PSYDEH indigenous adult women partners live in 45 remote communities spread across four majority indigenous municipalities in the Otomí-Tepehua region of Hidalgo. Women are key to sustainable development, co-lead our present work and build their own projects to solve community challenges.
We know that women lead sustained progress through their roles as protectors of rights and law, policy advocates and drivers of social and economic development.
Why do women co-lead our work in this Region?
Women are the majority. They are central to families, communities and cultural traditions. Yet, their participation significantly lags that of men in leader training. And gender violence, discrimination and unequal distribution of civil society and familial labor are realities. For example:
- Few women lead the local government.
- 95% of women confront violence in their homes and schools.
- 95% of women face discrimination in their communities and schools.
The Region’s women, like all indigenous women in the State, confront sociocultural and political, economic, environmental, educational and climate-related obstacles that limit their potential as leaders.
Our partners work for a new reality. They learn about generative leader skills, how to run their own organizations and projects and ways to advance Mexico’s democracy. In just over four years, they have helped PSYDEH to produce myriad social impact in Hidalgo.
PSYDEH’s contribution lies in the example we set with native women. We:
- Improve recognition of shame, autonomy and clarity on challenges to sustainable development.
- Build knowledge of rights and laws on which spontaneous solutions to these challenges are based.
- Strengthen leader disciplines needed to ably use rights and laws when pursuing solutions.
- Mobilize a community-based umbrella network of women-led organizations and Cooperative (Network) across boundaries to drive development.
- Produce public forums through which the Network links with state and national leaders while negotiating solutions to challenges.
The power of our example derives from current measurable progress by women partners:
- SEEKING leader roles outside our program.
- CREATING pilot projects to solve local problems.
- FORMING their own community-based organizations and Regional Cooperative.
- COMPLETING their own Regional Development Agenda.
- ADVISING local government on how their municipal development plans meet or fall short of that which is outlined in their Agenda. For example, the 2017 Huehuetla Declaration of Indigenous Women and 2018 training on citizen’s rights to access public information and data privacy.
- USING our 2017 rights-based Field Manuel to share learning with their neighbors.
With strong funding in 2019-2020, we continue to progress by supporting women’s use of their rights to (a) increase participation in Mexico’s democracy, (b) produce more high impact projects to solve local problems and (c) connect women and government officials at public forums on development issues.
The Region’s indigenous women are valued decision-makers and leaders of PSYDEH. Current program activity reflects their demands.
- Women leaders clamor for more knowledge. Thus, dozens of workshops on the subjects contained in their Development Agenda have been delivered since 2015.
- They want to unite their region through shared economic opportunity. Consequently, we incubate the first Regional Cooperative.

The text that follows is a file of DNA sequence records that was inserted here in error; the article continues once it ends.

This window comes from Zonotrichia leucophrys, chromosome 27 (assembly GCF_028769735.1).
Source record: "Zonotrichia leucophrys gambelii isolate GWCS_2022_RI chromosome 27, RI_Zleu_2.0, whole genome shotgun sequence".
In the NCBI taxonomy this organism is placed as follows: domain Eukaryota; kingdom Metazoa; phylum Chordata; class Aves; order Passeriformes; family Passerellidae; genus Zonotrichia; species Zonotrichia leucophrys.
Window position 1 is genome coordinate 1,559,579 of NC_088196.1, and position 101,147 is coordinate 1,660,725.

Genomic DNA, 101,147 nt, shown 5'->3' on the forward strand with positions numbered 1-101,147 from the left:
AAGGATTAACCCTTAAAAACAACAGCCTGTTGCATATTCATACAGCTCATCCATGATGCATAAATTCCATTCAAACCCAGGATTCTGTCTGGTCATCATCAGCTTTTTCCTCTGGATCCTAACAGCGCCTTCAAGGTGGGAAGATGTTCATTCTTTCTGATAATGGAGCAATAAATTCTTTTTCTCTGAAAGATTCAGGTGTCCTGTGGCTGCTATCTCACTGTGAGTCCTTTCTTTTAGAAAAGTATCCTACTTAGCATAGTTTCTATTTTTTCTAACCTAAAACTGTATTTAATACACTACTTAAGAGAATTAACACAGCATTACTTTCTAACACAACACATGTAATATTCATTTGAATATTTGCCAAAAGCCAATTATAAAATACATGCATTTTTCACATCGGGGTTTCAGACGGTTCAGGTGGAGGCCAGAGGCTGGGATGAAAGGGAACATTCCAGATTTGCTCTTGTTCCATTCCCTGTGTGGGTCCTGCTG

- They want a well-run network of local women-led organizations. Accordingly, we legalized the organizations’ constitutions. We conduct training on organization management and public relations. And we help women leaders to lead or benefit from 22 local impact projects, including with our 2019 Seed Fund initiative.
- Women want to repeat their 2014 regional public forum experience linking with each other across their region. Thus, we have produced the 2nd, 3rd, 4th , and 5th forums at which over 900+ women leaders united around their development agenda, celebrated their new network of organizations and Cooperative with international friends and government funders, made two collective demands of public officials and discussed ways for increased female participation in electoral politics.
Moreover, fundraising for future work revolves around women’s demands, including (1) staffing up our capacity to improve impact measurement and financial reporting, (2) region-based, permanent PSYDEH presence – a safe space in which women can work with permanent, local-based women staff offering consistent professional and organizational coaching and psychological and basic legal support, and (3) increased support for the regional cooperative as well as how the women’s network can benefit from online crowdfunding platforms.
Women partners are empowered through an “indigenous woman-to-indigenous woman” methodology for change and the aforementioned integration of partner demands.
Indigenous women partners formally lead within PSYDEH. For example, Marisela Romero Cruz, a Nahuatl speaking community organizer based in Acaxochitlán, Hidalgo was a program participant in 2013 and joined PSYDEH in 2014 to facilitate workshops and organize women in her municipality. In 2015, she advised on program design, coordinated the Network’s activities and was workshop facilitator on Cooperative strategic planning and economics and sustainable development. In 2016, and upon returning to apolitical PSYDEH after running for local office, she continues to help lead the network’s growth.
Ms. Romero is one of PSYDEH’s all female, majority indigenous, community-based team training their citizen peers. All share common languages, Spanish and indigenous. All understand the Region’s challenges and opportunities. By design, each is involved in program implementation decisions and will remain to sustain the Network beyond PSYDEH’s initiative.